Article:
[ntp:questions] ntpd and database servers

unruh unruh at wormhole.physics.ubc.ca
Fri Jan 15 00:11:30 UTC 2010


On 2010-01-14, Richard B. Gilbert <rgilbert88 at comcast.net> wrote:
> nodata wrote:
>> Hello,
>> 
>> I have had two problems recently that I was unable to solve properly, so 
>> I am turning to the list to help.
>> 
>> I had two database servers where the clock was wrong, by a couple of 
>> hours (too fast). On the first server, ntpd was running but refusing to 
>> sync the clock because of the time difference. On the second server, 
>> ntpd was not running.
>> 
>> These database servers can be stopped quarterly. For data integrity 
>> purposes the clock must not jump backwards. It's more important that the 
>> database server is up and running that if the timestamps are off by a 
>> couple of hours.
>> 
>> Which brings me to my problem: once this problem came to our attention, 
>> we wanted to fix it, slowing the system clock until time caught up. It 
>> wouldn't matter if this took a few weeks.
>> 
>> What is the correct way of solving this? Both on the first server with 
>> ntpd running but out of sync and refusing to update, and on the second 
>> server where ntpd was not running (and I want to avoid a sync on start, 
>> and then avoid the same problem as the first server).
>> 
>> Hope someone can offer their advice for this situation and question.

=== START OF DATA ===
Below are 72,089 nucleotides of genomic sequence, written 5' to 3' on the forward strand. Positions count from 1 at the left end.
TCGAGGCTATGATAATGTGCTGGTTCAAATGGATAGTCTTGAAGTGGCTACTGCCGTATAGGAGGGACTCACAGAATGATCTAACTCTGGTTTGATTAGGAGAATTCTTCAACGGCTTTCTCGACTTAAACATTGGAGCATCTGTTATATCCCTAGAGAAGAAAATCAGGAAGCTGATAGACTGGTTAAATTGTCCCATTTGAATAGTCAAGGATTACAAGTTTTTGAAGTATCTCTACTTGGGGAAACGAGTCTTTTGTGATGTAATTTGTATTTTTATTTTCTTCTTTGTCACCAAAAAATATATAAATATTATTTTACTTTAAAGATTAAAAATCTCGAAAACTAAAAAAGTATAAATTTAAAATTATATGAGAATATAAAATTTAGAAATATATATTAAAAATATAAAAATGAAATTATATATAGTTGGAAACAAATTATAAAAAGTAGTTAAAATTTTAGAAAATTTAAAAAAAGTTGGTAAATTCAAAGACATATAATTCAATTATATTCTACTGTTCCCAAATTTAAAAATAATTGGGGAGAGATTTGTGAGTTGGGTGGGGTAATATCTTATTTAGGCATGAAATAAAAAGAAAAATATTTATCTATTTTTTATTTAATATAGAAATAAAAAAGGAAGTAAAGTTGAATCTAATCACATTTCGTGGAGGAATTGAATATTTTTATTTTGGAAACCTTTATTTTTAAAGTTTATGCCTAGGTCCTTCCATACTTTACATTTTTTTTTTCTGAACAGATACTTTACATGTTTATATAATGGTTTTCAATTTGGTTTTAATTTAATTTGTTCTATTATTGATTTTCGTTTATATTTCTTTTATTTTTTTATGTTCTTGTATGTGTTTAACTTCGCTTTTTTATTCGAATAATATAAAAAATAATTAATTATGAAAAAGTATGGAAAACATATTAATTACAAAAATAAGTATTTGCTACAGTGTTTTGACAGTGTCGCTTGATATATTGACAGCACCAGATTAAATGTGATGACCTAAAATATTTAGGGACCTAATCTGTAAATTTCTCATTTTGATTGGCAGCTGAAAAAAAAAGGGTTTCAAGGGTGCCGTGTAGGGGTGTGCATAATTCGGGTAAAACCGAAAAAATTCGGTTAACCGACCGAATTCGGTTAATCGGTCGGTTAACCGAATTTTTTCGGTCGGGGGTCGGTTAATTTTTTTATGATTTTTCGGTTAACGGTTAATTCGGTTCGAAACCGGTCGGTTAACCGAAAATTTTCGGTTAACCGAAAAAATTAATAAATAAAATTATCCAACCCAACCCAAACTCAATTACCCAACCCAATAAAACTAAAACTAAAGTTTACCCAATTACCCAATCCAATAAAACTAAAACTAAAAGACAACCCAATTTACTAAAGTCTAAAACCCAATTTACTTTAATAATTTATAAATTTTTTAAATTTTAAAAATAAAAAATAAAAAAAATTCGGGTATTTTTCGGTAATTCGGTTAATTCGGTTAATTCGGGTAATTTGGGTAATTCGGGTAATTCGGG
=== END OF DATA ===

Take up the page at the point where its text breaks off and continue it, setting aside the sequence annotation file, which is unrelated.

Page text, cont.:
>> 
>> 
>> 
>> 
>> Note: (sorry to be rude) I'm not looking for an answer which is "plan 
>> downtime", or "except the risk of a clock jumping backwards". Thanks.
>
> NTP can, at most, correct your clock at the rate of 43 seconds per day!
> It WILL take quite a while to correct a two hour error.  If you can't 
> schedule down time to get your clocks straightened out you will have to 
> live with it for a while.  How long it will take is left as an exercise 
> for the student! ;-)

Note, chrony, another implimentation of ntp, can adjust the clock much
much faster than that. It uses both the tickadj and the rate to set the
clock and slews the clock at up the max rate that adjtimes allows the
clock to be slewed. And it has no 1000 sec, or 1/8 sec step limits that
ntp has. 

Note it only runs on Linux or BSD

>
> Once you have them set to the correct time, NTPD should be able to 
> maintain the correct time, which it will do by slightly adjusting the 
> "size" of the ticks.  Assuming that your clock is not in error by more 
> than about 100 parts per million, NTPD will keep your clock in synch 

The limit is 500PPM. (chrony's limit is essentially 100000PPM)


> with UTC (formerly known as GMT).  Most operating systems will allow you 
> to instruct your computer to display the time in your local timezone if 
> you wish.




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